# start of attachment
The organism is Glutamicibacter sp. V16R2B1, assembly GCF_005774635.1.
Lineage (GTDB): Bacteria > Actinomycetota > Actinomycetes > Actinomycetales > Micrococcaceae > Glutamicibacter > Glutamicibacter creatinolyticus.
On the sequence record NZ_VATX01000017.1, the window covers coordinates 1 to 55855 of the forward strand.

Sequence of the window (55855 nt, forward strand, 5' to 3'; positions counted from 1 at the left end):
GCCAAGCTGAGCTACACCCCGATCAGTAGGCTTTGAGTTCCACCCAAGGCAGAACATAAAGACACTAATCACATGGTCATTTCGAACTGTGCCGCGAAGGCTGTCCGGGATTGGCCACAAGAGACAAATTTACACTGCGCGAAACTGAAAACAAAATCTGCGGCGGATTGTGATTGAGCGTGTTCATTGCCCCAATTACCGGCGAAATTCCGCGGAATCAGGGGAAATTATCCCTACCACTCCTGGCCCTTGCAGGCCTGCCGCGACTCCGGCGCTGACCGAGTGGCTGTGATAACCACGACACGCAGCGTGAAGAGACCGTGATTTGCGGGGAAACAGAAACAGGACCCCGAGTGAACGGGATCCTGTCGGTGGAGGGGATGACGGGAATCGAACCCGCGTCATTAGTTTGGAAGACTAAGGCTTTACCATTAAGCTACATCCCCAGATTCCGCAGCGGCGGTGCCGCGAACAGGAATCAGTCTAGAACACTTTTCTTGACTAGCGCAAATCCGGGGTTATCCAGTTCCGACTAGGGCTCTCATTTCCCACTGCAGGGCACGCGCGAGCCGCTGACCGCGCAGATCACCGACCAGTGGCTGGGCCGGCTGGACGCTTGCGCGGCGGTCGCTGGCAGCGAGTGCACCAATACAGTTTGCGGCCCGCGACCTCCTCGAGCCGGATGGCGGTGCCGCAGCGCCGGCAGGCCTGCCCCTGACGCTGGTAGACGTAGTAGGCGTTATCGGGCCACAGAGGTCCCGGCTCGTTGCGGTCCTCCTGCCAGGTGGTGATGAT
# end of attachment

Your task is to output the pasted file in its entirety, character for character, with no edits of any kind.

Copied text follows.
The organism is Glutamicibacter sp. V16R2B1, assembly GCF_005774635.1.
Lineage (GTDB): Bacteria > Actinomycetota > Actinomycetes > Actinomycetales > Micrococcaceae > Glutamicibacter > Glutamicibacter creatinolyticus.
On the sequence record NZ_VATX01000017.1, the window covers coordinates 1 to 55855 of the forward strand.

Sequence of the window (55855 nt, forward strand, 5' to 3'; positions counted from 1 at the left end):
GCCAAGCTGAGCTACACCCCGATCAGTAGGCTTTGAGTTCCACCCAAGGCAGAACATAAAGACACTAATCACATGGTCATTTCGAACTGTGCCGCGAAGGCTGTCCGGGATTGGCCACAAGAGACAAATTTACACTGCGCGAAACTGAAAACAAAATCTGCGGCGGATTGTGATTGAGCGTGTTCATTGCCCCAATTACCGGCGAAATTCCGCGGAATCAGGGGAAATTATCCCTACCACTCCTGGCCCTTGCAGGCCTGCCGCGACTCCGGCGCTGACCGAGTGGCTGTGATAACCACGACACGCAGCGTGAAGAGACCGTGATTTGCGGGGAAACAGAAACAGGACCCCGAGTGAACGGGATCCTGTCGGTGGAGGGGATGACGGGAATCGAACCCGCGTCATTAGTTTGGAAGACTAAGGCTTTACCATTAAGCTACATCCCCAGATTCCGCAGCGGCGGTGCCGCGAACAGGAATCAGTCTAGAACACTTTTCTTGACTAGCGCAAATCCGGGGTTATCCAGTTCCGACTAGGGCTCTCATTTCCCACTGCAGGGCACGCGCGAGCCGCTGACCGCGCAGATCACCGACCAGTGGCTGGGCCGGCTGGACGCTTGCGCGGCGGTCGCTGGCAGCGAGTGCACCAATACAGTTTGCGGCCCGCGACCTCCTCGAGCCGGATGGCGGTGCCGCAGCGCCGGCAGGCCTGCCCCTGACGCTGGTAGACGTAGTAGGCGTTATCGGGCCACAGAGGTCCCGGCTCGTTGCGGTCCTCCTGCCAGGTGGTGATGAT